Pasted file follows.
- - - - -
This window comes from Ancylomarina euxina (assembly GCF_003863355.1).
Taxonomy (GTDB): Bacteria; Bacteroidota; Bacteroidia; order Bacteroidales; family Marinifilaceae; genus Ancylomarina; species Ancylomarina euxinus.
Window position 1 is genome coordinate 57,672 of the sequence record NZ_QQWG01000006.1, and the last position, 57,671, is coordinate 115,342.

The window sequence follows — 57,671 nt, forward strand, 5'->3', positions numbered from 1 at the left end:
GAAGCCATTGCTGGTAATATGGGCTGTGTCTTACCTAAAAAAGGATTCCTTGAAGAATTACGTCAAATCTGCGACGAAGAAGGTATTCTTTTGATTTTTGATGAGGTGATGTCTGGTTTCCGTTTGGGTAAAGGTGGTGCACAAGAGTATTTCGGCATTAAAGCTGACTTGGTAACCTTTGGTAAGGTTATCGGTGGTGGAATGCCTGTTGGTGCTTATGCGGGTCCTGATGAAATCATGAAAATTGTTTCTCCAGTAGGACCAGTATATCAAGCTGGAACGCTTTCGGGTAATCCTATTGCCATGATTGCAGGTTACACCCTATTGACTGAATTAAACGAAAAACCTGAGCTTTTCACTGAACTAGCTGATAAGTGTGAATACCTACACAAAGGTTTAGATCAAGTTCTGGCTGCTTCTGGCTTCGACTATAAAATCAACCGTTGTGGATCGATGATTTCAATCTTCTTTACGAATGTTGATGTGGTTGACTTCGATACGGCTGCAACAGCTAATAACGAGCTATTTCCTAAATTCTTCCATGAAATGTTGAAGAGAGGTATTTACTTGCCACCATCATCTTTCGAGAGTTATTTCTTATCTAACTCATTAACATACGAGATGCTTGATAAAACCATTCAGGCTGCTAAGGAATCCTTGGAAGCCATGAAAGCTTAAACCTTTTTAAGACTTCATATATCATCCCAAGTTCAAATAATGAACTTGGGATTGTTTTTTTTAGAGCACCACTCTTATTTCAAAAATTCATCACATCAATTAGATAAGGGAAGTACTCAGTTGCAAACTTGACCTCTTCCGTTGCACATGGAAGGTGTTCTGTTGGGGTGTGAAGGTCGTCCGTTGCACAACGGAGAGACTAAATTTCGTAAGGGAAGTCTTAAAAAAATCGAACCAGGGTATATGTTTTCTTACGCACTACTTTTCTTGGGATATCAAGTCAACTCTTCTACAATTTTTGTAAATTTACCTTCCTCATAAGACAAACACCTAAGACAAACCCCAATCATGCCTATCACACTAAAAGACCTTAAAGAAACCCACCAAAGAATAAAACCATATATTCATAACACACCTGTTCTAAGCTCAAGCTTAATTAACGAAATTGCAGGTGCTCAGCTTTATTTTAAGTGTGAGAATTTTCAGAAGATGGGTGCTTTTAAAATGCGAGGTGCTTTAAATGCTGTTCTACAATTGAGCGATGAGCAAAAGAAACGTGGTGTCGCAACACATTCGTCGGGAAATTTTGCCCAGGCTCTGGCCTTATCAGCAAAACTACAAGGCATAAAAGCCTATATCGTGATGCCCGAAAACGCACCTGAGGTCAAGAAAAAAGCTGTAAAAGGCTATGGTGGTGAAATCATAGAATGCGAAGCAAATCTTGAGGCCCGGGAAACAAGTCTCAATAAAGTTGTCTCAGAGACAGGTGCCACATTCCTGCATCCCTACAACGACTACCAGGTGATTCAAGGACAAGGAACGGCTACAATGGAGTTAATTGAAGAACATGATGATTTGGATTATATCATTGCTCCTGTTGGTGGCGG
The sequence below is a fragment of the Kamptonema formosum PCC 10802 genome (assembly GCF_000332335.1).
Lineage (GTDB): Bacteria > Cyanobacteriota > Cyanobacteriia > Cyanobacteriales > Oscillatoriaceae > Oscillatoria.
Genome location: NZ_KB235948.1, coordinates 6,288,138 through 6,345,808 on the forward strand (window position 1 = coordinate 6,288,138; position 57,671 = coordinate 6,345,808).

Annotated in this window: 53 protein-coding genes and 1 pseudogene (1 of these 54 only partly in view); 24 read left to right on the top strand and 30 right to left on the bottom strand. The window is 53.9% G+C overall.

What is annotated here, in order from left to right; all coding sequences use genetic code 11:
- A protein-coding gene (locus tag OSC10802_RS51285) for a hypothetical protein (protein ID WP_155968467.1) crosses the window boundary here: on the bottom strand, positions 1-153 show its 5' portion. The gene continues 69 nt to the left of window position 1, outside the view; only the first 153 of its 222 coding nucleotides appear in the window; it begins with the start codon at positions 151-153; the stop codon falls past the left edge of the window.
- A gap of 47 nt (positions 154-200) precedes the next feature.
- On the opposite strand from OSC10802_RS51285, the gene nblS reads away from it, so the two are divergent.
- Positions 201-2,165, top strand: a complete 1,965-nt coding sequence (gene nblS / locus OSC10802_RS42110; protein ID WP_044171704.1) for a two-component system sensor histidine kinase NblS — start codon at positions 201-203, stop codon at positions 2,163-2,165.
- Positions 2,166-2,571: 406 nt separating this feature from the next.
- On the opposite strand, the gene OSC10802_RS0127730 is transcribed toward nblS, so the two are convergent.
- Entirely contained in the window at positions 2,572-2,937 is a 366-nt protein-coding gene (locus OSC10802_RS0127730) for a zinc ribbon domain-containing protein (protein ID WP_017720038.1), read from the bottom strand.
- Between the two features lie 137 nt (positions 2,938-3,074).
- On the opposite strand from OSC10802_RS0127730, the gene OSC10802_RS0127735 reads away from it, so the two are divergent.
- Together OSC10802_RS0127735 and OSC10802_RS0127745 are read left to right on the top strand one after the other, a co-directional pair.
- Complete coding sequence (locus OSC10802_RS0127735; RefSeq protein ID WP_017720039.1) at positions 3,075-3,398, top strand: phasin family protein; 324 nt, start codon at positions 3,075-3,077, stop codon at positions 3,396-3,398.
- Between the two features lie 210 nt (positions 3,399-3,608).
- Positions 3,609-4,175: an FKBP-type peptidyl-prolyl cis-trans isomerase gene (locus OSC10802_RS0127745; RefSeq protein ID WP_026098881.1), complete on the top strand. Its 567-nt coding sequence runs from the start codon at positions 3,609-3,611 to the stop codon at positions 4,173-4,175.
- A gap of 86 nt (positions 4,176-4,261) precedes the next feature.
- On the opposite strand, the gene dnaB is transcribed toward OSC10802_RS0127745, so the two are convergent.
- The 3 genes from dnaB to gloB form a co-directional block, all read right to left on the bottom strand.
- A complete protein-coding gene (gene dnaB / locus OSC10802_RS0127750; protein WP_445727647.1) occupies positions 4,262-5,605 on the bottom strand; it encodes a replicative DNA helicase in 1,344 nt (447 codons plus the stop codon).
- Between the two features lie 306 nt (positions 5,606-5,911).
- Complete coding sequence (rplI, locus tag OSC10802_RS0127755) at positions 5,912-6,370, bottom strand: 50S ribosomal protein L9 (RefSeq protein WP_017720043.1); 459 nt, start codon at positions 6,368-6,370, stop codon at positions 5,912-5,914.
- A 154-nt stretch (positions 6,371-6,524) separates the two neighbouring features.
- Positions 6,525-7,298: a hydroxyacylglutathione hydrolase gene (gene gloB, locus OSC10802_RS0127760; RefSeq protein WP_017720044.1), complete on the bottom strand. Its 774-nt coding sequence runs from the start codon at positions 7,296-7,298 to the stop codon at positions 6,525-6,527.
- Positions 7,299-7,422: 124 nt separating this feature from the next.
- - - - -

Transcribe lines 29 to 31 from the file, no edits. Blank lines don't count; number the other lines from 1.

- Complete coding sequence (rplI, locus tag OSC10802_RS0127755) at positions 5,912-6,370, bottom strand: 50S ribosomal protein L9 (RefSeq protein WP_017720043.1); 459 nt, start codon at positions 6,368-6,370, stop codon at positions 5,912-5,914.
- A 154-nt stretch (positions 6,371-6,524) separates the two neighbouring features.
- Positions 6,525-7,298: a hydroxyacylglutathione hydrolase gene (gene gloB, locus OSC10802_RS0127760; RefSeq protein WP_017720044.1), complete on the bottom strand. Its 774-nt coding sequence runs from the start codon at positions 7,296-7,298 to the stop codon at positions 6,525-6,527.